The Aratrum: A Now-Mysterious Tool

While we’re on the topic of i-stems (the dentālia, in particular), here are comparative diagrams of the English plot and Latin aratrum.

Picture 7

Picture 8

I couldn’t find two pictures that corresponding exactly, but using these two along with Lewis and Short we can offer the following definitions:

  • buris, buris (m.) plow-beam: the curved hind-piece that would feature a yoke-hole for the oxen (replaced by human handles in English plow)
  • tēmo, tēmōnis, (m.) plow-beam/’tongue of the plow’: the portion of the plow beam that sticks forward as the plow moves forward

(Think of it as the bow of a ship. If you need it, here’s the distinction between the prow and the bow.)

  • dentālia, dentālium (n.) plow-share: the hind-wood of the plow-share
  • vōmer, vōmeris (m.) plow-share: the fore-wood of the plow-share
  • culter, cultrī (m.) coulter: the knife that cuts the furrow

(These three parts work together like the prow of a ship to cut a widened furrow in the field. The coulter makes the initiate cut, and the plow-share spreads this. Imagine opening a Ziploc bag… you can open it with a pencil and it will open but remain narrowly open, or you can open it with your whole hand and it will open wide.)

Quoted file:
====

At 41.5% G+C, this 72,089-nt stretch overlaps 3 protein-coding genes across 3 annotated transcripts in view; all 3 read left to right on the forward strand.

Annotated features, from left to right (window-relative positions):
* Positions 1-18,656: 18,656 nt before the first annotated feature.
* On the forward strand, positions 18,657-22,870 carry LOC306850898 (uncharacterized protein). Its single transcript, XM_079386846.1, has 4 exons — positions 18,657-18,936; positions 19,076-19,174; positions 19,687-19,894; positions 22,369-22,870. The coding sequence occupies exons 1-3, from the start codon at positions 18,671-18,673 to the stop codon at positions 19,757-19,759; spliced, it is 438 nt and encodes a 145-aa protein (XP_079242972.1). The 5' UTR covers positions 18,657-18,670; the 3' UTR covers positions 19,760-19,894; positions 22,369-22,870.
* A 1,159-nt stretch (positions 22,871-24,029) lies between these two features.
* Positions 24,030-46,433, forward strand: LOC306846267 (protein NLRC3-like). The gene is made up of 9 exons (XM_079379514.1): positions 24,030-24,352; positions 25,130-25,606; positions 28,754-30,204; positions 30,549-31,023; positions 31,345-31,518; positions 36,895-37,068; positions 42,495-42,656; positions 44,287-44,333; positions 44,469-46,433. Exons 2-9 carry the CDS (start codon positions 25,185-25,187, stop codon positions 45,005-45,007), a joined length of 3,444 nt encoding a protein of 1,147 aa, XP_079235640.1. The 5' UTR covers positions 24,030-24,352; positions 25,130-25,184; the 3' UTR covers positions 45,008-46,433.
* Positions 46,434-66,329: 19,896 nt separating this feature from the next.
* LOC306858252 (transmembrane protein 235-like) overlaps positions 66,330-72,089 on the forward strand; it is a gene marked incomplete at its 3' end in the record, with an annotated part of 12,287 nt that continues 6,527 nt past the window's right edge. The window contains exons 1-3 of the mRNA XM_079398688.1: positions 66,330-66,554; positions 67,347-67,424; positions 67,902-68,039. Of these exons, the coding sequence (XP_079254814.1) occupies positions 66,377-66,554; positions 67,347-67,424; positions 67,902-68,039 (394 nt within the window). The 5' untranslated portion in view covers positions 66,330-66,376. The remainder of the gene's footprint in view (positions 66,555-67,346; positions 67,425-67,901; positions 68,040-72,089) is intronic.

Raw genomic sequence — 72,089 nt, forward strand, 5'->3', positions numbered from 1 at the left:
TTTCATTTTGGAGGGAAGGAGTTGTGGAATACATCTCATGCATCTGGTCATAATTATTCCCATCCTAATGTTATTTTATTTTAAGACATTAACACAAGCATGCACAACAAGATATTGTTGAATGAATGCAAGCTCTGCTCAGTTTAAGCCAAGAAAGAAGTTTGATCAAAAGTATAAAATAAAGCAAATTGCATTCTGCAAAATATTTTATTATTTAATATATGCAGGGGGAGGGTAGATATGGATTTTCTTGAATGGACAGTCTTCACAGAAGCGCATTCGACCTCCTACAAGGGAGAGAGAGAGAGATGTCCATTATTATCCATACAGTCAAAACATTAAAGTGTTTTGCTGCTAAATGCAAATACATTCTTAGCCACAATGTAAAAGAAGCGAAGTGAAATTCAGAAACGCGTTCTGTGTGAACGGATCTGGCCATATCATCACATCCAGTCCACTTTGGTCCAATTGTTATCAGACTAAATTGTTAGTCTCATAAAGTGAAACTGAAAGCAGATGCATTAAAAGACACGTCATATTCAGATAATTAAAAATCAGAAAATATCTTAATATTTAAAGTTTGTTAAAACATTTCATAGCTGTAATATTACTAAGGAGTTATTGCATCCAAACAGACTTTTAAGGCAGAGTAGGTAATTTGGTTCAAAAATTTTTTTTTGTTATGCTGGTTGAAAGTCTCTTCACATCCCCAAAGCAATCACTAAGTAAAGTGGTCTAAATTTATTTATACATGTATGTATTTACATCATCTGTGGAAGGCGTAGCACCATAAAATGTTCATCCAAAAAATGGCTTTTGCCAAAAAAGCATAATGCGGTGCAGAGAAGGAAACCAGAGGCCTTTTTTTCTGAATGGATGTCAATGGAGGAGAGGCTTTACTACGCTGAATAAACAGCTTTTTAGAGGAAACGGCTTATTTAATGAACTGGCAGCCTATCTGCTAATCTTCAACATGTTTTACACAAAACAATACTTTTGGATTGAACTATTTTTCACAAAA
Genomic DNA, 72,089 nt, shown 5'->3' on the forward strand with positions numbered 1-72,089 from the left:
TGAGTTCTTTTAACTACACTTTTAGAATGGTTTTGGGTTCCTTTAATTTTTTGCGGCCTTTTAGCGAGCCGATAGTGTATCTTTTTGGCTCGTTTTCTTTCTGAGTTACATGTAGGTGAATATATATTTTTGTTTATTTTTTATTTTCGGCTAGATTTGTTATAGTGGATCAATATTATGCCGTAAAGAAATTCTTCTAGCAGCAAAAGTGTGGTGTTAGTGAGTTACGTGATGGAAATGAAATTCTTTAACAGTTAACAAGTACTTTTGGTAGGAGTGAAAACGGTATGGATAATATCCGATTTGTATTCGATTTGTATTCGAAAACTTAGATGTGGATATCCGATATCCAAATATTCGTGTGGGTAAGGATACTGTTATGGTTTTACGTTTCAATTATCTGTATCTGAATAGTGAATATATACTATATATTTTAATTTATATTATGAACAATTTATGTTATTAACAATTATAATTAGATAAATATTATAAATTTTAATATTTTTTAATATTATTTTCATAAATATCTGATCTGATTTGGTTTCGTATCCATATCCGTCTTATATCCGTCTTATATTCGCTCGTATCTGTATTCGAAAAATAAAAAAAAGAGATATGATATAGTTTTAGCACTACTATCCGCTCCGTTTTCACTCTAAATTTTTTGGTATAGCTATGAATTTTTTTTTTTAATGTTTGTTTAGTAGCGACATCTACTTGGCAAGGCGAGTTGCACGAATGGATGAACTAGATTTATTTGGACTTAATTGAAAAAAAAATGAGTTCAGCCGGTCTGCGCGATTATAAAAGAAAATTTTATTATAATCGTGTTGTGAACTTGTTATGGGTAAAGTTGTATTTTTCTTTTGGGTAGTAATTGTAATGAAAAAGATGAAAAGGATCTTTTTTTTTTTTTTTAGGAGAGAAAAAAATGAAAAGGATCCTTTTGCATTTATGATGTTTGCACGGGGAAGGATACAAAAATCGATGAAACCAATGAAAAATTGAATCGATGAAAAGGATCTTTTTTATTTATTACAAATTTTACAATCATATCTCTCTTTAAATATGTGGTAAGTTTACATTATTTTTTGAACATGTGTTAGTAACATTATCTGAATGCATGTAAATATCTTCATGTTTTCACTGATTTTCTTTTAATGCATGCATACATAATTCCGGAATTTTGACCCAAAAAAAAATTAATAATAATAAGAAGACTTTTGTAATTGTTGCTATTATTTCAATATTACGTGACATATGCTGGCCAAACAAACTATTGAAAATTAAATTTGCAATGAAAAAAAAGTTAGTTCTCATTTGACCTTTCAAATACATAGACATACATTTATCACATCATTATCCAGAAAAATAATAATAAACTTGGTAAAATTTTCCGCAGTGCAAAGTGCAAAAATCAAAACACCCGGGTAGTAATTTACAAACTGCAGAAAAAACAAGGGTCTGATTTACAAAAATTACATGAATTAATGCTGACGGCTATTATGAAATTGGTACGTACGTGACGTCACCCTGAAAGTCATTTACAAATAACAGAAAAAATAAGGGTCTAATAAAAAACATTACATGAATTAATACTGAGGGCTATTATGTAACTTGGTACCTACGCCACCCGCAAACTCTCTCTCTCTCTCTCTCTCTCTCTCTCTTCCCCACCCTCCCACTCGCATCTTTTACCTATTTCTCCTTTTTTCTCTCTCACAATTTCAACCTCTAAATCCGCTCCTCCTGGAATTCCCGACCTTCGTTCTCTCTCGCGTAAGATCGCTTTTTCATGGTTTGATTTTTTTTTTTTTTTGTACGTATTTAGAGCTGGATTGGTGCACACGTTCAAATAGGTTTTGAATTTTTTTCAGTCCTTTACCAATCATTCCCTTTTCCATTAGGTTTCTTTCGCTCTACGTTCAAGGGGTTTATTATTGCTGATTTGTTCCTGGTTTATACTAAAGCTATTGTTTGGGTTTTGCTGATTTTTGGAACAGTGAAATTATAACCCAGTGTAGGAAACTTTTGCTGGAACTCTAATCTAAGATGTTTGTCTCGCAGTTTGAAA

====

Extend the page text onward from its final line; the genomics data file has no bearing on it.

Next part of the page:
• aurēs, aurium (another i-stem!): the plow-ears, which further widen the furrow, and are curved to curl the dirt in an outward direction.

I’m sure this description is inadequate, and a Youtube video with a live plow would be so much more helpful. I failed to find such a video, but if anyone has seen one, please leave the link in the comments!


Accusative Case-Ending -im

Certain nouns in Latin have an i-stem, such as puppis, -is (ship). However, following the consonant declension, these generally take an accusative stem –em (puppem), not –im.

This post covers exceptions to that rule, by listing all cases where –im is retained

1. Greek nouns borrowed from the Greek third declension (consonant declension) with an i-stem.

  • Paris -> Parim
  • Adōnis -> Adōnim
  • Busīris -> Busīrim

2. The following Latin nouns:

  • amussis, -is (rule)
  • būris, -is (plough-beam)
  • cucumis, -is (cucumber)
  • rāvis, -is (??)
  • sitis, -is (thirst)
  • tussis, -is (cough)
  • vīs, -ī (force, power)

[n.b. on rāvis, -is…. I can’t find this in any online dictionary. Any clues?]

3. Adverbs in –tim, such as partim (in parts)

The –im ending is also found occasionally in the following words–

  • febris, -is (fever)
  • puppis, -is (ship)
  • restis, -is (cord)
  • turris, -is (tower)
  • secūris, -is (axe)
  • sēmentis, -is (sowing)

“and rarely in many other words,” say A&G. Damn poets…

The Essential AG: 75a-b